More companies should follow Google’s lead


Here’s a good idea: Give $10 million to five people that come up with the best ways to help as many people as possible.

Well, that’s exactly what Google did.

The massive Internet search engine announced Sept. 24 it would award $10 million to five individuals who find a way to help the most people.

Dubbed as “Project10100,” the venture is a contest for anyone who has an idea to help others.

After the Oct. 20 deadline, Google will choose 100 contestants and then allow the general public to vote online for the top 20 ideas. From there, Google will choose the top five ideas and award those contestants $10 million to help get their ideas off the drawing board and into reality.

The ideas can be complicated or simple, implemented or still on the drawing board, just as long as they have the potential to help a large mass of people.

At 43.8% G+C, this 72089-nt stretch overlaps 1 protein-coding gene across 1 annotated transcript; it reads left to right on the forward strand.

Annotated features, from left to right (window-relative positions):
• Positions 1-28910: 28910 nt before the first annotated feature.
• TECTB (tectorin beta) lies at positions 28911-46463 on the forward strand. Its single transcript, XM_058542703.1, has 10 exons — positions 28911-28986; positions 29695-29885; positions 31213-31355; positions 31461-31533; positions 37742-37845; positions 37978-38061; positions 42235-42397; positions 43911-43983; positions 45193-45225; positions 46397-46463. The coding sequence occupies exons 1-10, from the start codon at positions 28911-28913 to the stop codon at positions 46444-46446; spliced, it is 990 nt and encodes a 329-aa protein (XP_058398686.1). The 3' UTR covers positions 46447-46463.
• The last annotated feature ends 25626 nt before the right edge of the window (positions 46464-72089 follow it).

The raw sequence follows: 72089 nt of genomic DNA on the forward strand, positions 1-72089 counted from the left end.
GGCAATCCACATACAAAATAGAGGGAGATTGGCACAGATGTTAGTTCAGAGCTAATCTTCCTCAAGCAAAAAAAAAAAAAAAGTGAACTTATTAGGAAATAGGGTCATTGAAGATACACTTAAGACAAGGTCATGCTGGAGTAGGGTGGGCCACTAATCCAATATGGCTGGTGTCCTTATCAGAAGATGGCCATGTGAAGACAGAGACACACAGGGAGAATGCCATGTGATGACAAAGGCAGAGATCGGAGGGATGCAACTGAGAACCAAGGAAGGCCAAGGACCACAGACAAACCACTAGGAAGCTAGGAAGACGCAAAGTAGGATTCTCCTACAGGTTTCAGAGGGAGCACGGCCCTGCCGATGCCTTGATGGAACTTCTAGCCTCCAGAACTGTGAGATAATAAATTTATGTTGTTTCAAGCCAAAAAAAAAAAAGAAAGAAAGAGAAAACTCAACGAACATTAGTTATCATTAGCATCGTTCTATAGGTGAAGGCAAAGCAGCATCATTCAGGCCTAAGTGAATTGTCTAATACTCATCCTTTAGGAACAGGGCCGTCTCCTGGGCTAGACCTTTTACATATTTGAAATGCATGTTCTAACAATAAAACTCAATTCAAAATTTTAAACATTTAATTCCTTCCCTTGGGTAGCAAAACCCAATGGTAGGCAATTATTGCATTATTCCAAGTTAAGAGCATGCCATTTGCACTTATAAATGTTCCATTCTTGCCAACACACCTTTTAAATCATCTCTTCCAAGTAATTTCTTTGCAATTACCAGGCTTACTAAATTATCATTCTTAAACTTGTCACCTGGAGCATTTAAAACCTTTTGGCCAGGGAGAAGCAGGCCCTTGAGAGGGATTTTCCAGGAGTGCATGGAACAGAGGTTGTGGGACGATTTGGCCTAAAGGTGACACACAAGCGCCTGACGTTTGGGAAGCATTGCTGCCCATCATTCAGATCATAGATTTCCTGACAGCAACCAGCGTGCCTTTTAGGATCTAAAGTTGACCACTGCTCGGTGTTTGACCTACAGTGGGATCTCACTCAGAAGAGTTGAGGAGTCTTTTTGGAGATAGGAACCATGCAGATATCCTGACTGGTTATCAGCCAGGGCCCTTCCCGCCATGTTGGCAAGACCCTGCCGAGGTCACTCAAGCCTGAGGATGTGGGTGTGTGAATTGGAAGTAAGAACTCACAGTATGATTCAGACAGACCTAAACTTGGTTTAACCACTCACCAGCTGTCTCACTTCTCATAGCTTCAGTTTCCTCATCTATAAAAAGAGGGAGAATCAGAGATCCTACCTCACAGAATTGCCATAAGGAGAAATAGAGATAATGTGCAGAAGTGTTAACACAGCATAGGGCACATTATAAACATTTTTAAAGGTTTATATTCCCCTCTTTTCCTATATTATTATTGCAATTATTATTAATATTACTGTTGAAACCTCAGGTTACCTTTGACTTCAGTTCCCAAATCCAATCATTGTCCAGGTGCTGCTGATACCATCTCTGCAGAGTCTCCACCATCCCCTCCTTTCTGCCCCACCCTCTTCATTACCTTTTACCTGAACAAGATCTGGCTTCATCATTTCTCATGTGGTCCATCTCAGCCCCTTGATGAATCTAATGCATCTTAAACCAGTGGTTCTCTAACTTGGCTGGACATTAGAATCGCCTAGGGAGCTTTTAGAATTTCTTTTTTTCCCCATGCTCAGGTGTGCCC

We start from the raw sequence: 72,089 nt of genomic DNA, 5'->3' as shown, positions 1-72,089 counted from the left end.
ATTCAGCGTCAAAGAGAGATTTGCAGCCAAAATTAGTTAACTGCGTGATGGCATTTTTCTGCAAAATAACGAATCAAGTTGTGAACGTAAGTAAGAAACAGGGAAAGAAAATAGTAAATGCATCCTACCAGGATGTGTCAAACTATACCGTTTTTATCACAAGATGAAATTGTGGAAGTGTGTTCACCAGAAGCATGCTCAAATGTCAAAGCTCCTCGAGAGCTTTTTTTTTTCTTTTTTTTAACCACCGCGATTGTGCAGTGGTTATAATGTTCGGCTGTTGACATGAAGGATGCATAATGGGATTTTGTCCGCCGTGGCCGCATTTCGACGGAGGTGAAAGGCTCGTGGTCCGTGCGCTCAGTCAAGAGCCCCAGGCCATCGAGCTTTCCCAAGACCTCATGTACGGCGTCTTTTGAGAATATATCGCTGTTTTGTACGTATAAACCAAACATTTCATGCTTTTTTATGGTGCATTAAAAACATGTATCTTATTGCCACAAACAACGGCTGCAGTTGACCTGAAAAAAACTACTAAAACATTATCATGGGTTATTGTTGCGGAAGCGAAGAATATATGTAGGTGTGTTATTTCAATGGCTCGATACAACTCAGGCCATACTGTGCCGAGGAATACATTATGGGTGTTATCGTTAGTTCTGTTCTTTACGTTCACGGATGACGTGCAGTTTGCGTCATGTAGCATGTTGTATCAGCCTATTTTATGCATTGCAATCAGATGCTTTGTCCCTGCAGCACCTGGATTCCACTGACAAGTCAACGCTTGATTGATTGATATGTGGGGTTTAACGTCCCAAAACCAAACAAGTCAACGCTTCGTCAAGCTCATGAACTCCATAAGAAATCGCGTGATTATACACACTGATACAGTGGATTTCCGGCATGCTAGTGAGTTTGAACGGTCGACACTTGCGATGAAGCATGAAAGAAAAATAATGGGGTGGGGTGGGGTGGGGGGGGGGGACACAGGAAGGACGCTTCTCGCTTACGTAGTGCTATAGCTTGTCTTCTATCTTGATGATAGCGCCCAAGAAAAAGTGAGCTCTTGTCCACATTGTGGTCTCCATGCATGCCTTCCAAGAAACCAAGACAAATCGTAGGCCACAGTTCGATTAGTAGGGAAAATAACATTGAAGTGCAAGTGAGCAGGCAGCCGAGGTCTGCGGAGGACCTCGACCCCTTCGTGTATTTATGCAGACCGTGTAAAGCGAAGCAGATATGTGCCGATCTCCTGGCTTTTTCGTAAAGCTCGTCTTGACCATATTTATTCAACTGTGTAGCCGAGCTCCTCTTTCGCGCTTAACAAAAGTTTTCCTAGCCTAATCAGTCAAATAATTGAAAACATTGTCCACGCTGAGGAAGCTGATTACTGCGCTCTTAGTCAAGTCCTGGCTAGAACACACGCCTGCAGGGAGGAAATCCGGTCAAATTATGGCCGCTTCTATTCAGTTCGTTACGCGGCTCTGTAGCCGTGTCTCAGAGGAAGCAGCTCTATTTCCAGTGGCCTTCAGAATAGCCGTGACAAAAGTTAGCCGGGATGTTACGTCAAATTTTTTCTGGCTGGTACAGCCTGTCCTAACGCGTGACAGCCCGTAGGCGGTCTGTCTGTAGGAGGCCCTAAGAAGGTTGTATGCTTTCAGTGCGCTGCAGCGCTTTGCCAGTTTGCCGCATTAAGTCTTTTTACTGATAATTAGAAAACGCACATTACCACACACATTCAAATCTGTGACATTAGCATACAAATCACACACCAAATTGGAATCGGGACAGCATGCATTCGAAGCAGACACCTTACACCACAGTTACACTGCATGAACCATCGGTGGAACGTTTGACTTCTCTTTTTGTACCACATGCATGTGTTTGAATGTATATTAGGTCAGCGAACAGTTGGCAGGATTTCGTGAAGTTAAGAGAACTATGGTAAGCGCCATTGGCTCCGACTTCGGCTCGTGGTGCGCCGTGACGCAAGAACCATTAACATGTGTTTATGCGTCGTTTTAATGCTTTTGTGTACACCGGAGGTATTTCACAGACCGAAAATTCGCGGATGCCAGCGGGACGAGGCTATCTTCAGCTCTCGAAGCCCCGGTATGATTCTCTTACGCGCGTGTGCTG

Categories include health, energy, environment, education and shelter.

Criteria for the ideas include how many people are reached by the project, how big the impact will be, how fast it can be implemented, how cost-effective it is and how long the idea will last.

One idea that Google favors is the Hippo Water Roller.

In developing countries, inhabitants’ only way to get fresh water is to walk several miles with five gallons or more of water on their heads.

The Hippo Water Roller is a 24-gallon container that is wheeled around and far less laborious for the inhabitants.

Google’s innovative strategy is a brilliant idea and a great way to celebrate the company’s 10th anniversary.

It’s refreshing to see a big company like Google, which is valued at about $140 billion, to go on a crusade not only to encourage intellectual stimulation, but to go out of its way to help, well, everyone.

If only other multi-billion dollar companies would follow in Google’s footsteps and genuinely make an attempt to help people, and not just get good publicity, then corporate America would take steps in the right direction.